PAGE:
Tuesday, August 19, 2014

The pub, megaliths and foreigners.

It is not known if the pub was open in neolithic times - despite carbon dating the gents - but it has always been a navigation point.

Travellers can often be seen breaking their journey from The Engineer, in the deep south of Primrose Hill, to the  Top Queens (the bottom one having closed).

Equally those on their way to Camden’s car pound can be seen seeking sustenance before crossing the tracks into foreign country.

All of which led regulars last night to question whether the pub actually lay on one of the not-so-mythical Ley lines which were apparently created to ease overland trekking.

It is equally unknown if Alf Watkins, the developer of the Ley lines theory, ever popped in for a pint whilst working on his seminal book The Old Straight Track. But his family did once own a brewery, which was obviously enough evidence. 

Ley lines link megaliths and the pub often provides a refuge for those displaying similar life-styles. The pub is also making a name for itself as an adjunct to Battersea Dogs Home as the landlord, proud owner of his own pooch, encourages the rich and famous to bring their dogs with them.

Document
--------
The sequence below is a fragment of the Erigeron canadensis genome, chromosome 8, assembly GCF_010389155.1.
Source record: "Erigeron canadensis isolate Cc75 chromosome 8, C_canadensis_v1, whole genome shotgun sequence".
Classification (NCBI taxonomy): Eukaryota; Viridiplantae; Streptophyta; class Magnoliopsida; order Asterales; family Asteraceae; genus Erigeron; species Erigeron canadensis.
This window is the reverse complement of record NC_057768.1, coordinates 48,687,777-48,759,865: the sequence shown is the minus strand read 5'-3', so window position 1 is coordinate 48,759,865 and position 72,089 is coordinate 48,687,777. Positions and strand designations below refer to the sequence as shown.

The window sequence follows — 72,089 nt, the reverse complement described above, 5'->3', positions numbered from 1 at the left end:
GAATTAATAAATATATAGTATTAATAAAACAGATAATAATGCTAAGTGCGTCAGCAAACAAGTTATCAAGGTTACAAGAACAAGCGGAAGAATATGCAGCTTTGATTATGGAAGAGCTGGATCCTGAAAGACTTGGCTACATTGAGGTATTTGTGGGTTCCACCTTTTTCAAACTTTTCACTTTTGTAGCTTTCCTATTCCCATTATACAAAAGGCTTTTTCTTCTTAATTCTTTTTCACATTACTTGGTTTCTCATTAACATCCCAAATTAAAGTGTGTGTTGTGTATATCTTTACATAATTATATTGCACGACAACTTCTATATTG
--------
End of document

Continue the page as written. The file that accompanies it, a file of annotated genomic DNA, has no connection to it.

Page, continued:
Not for NW1 the leash-strainers beloved of those with tattoos where their arms used to be. Instead models from the pages of the doggy equivalent of Tatler are hand-carried into the boozer where their redundant leads provide traps for the unwary.

Dogs do provide excuses for unexpected conversations even if they do run out once the breed and name are established. But, like previous partners, they do allow for that favourite phrase: “Well I never thought someone like you would end up with something like that”.

It came to mind last night when “The American”, as he is known, came in with his two squealers who look as if they have run head first into a brick wall. Neither they, nor their owner, were wearing baseball caps, but their accents gave them away.

“Foreign”, said one of the builders.